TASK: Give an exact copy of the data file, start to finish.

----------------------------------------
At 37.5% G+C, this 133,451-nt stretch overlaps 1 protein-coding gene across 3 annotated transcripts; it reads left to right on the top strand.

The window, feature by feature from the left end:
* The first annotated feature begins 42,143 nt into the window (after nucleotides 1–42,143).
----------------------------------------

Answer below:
At 37.5% G+C, this 133,451-nt stretch overlaps 1 protein-coding gene across 3 annotated transcripts; it reads left to right on the top strand.

The window, feature by feature from the left end:
* The first annotated feature begins 42,143 nt into the window (after nucleotides 1–42,143).